My mother tells a story about me. It embarrasses me a bit. Don’t think that I was some sort of extraordinarily spiritual child. What I’m interested in here is her actions. This is extracted from her book Directed Paths, pp. 51-52.
Even a child is known by his doings, whether his work be pure, and whether it be right.
While we were in the Chiapas mountains, a measles epidemic broke out in the nearby village of Rincon. Many were dying. They sent to our clinic for help. Although nurses and helpers were in short supply, we sent as many as we could to give penicillin and help with treatments. Our older children, Betty Rae and Robert had returned to the states for school. Patty, who was twelve at the time, went to Rincon every day to help. She wanted to be a nurse and this was a great experience for her. The need was so great, the nurses taught her to give shots and helped her to learn how to do treatments. At the time, Henry was only eight but he begged for permission to go help. I knew he could be useful in helping to carry food, water and run errands, but he had never had the measles.
He kept saying, “Mama, please let me go. Patty is helping and I want to help, too.”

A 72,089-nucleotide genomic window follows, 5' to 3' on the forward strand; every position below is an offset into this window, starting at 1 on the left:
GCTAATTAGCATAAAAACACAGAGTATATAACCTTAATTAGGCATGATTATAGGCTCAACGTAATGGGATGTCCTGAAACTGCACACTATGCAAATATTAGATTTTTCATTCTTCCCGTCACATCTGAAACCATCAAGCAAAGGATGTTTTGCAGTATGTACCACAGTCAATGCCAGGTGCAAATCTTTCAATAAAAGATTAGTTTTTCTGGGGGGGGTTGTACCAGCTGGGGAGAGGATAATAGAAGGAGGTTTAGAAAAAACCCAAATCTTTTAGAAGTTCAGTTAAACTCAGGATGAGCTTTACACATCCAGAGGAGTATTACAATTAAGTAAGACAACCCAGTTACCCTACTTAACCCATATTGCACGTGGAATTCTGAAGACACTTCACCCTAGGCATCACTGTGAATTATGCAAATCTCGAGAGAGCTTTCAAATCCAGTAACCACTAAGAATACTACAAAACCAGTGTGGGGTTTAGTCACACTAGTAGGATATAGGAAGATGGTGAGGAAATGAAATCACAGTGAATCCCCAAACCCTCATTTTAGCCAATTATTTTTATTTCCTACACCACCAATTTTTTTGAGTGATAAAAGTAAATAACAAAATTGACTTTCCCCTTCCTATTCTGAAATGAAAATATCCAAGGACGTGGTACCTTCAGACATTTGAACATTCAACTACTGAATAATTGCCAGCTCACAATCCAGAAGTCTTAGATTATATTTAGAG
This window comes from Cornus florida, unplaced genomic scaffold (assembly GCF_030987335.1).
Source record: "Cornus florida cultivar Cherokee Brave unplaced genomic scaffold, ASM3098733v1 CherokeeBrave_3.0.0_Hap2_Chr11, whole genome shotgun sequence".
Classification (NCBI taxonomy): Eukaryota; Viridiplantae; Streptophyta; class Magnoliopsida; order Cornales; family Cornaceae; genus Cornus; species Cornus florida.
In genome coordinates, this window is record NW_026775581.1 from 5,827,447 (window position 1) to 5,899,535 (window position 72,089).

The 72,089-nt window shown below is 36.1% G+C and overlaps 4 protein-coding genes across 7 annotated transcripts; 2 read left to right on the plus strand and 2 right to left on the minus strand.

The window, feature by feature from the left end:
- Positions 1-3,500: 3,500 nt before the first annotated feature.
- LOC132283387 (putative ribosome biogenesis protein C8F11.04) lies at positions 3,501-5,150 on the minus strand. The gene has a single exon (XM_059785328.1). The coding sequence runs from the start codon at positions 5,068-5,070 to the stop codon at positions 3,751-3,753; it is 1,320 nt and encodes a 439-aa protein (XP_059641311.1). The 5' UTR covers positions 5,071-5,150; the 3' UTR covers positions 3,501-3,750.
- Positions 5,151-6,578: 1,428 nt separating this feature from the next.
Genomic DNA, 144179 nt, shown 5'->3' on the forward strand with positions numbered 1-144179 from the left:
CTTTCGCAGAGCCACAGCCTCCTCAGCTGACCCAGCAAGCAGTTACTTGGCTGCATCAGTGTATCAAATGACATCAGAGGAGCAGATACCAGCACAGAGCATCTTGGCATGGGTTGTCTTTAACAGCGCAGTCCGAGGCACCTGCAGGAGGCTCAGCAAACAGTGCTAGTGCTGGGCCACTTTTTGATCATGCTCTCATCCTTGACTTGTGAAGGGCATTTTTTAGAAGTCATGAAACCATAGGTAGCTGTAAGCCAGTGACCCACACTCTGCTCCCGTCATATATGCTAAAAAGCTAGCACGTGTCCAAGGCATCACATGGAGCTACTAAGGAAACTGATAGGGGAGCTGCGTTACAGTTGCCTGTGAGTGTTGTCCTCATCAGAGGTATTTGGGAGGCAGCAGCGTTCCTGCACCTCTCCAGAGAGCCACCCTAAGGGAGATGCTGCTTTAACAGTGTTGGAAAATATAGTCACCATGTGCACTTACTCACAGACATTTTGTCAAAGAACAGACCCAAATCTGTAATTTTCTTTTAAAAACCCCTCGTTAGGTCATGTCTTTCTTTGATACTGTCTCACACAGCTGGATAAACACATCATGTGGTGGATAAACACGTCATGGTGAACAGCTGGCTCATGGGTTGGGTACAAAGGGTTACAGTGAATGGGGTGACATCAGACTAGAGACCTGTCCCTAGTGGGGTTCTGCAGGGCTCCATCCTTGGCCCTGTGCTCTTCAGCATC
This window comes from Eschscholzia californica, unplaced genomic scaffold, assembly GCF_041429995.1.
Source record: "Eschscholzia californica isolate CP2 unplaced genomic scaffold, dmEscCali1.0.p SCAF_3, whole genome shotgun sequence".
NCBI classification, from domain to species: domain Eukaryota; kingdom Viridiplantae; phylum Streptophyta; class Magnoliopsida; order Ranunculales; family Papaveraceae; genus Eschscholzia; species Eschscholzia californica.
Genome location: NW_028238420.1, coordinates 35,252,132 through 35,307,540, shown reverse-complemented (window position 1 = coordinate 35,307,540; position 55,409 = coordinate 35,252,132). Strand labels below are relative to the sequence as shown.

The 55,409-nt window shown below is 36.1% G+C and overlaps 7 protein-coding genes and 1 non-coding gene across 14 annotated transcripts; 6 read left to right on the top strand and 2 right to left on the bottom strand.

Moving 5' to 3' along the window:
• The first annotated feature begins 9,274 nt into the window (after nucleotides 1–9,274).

“But, Henry, Patty has had the measles. You haven’t. I don’t want my little boy to die.” I told him.
His answer stunned me, “Jesus gave His life for me, and why shouldn’t I give my life for the Chamulas?”
I had no answer to that. The next day, Henry went with the group. He was a great help. He also got the measles which made him extremely ill. We thought he truly was going to give his life for the Chamulas. We provided nursing care, treatments and penicillin, but Jesus did the healing. Henry made it and the glory goes to God.
I believe that many 21st century folks would be horrified by her actions, because I see them react with horror at so much less risky actions. It’s possible some would consider this child abuse. We admire the courage of missionaries at a distance, but are otherwise somewhere between concerned and horrified. I’ve heard the same responses to the idea of people going to help with the Ebola outbreak. Close everything off. Don’t let there be any risk.
Can followers of Jesus say that? I think not! I think the same force of the love of God that had Jesus reaching out, touching, and healing the lepers should drive Christians. The fact of risk is not a reason to quit carrying out the gospel commission nor is it a reason to quit actively loving and helping our neighbors. And it is no reason to allow ourselves to be shut down.
What is right remains just as right under threat of death as it ever is when we’re in complete safety. I know it’s a great deal easier to say that than it is to put it into practice. I don’t proclaim myself a paragon of virtue. I can name so many people who have done or are doing bolder things than I have even considered.
But the call remains the same as it was when Christians faced the lions. Will the American church be driven by fear or by the gospel commission?